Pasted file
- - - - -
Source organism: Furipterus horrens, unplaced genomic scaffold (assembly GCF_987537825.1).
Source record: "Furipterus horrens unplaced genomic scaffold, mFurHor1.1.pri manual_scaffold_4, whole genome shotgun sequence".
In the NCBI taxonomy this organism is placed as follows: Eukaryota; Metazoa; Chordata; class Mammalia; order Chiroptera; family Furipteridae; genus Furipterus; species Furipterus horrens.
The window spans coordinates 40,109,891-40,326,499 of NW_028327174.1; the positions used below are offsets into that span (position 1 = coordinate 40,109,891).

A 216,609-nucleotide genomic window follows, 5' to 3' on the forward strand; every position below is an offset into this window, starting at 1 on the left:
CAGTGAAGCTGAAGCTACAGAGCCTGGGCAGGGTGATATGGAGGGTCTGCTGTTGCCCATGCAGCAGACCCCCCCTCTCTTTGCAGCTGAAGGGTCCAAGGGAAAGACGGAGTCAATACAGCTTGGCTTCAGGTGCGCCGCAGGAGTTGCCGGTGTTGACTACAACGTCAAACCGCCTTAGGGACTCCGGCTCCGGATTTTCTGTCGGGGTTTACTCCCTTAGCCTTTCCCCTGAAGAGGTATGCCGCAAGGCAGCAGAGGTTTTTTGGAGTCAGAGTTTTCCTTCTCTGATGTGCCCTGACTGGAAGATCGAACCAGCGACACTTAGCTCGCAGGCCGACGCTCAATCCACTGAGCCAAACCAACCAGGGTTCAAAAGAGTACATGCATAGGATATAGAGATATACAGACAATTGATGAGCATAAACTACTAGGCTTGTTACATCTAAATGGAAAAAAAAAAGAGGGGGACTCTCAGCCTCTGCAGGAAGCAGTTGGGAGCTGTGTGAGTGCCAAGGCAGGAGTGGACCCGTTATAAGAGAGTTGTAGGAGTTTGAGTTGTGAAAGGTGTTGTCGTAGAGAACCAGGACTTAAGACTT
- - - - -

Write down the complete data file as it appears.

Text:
Source organism: Furipterus horrens, unplaced genomic scaffold (assembly GCF_987537825.1).
Source record: "Furipterus horrens unplaced genomic scaffold, mFurHor1.1.pri manual_scaffold_4, whole genome shotgun sequence".
In the NCBI taxonomy this organism is placed as follows: Eukaryota; Metazoa; Chordata; class Mammalia; order Chiroptera; family Furipteridae; genus Furipterus; species Furipterus horrens.
The window spans coordinates 40,109,891-40,326,499 of NW_028327174.1; the positions used below are offsets into that span (position 1 = coordinate 40,109,891).

A 216,609-nucleotide genomic window follows, 5' to 3' on the forward strand; every position below is an offset into this window, starting at 1 on the left:
CAGTGAAGCTGAAGCTACAGAGCCTGGGCAGGGTGATATGGAGGGTCTGCTGTTGCCCATGCAGCAGACCCCCCCTCTCTTTGCAGCTGAAGGGTCCAAGGGAAAGACGGAGTCAATACAGCTTGGCTTCAGGTGCGCCGCAGGAGTTGCCGGTGTTGACTACAACGTCAAACCGCCTTAGGGACTCCGGCTCCGGATTTTCTGTCGGGGTTTACTCCCTTAGCCTTTCCCCTGAAGAGGTATGCCGCAAGGCAGCAGAGGTTTTTTGGAGTCAGAGTTTTCCTTCTCTGATGTGCCCTGACTGGAAGATCGAACCAGCGACACTTAGCTCGCAGGCCGACGCTCAATCCACTGAGCCAAACCAACCAGGGTTCAAAAGAGTACATGCATAGGATATAGAGATATACAGACAATTGATGAGCATAAACTACTAGGCTTGTTACATCTAAATGGAAAAAAAAAAGAGGGGGACTCTCAGCCTCTGCAGGAAGCAGTTGGGAGCTGTGTGAGTGCCAAGGCAGGAGTGGACCCGTTATAAGAGAGTTGTAGGAGTTTGAGTTGTGAAAGGTGTTGTCGTAGAGAACCAGGACTTAAGACTT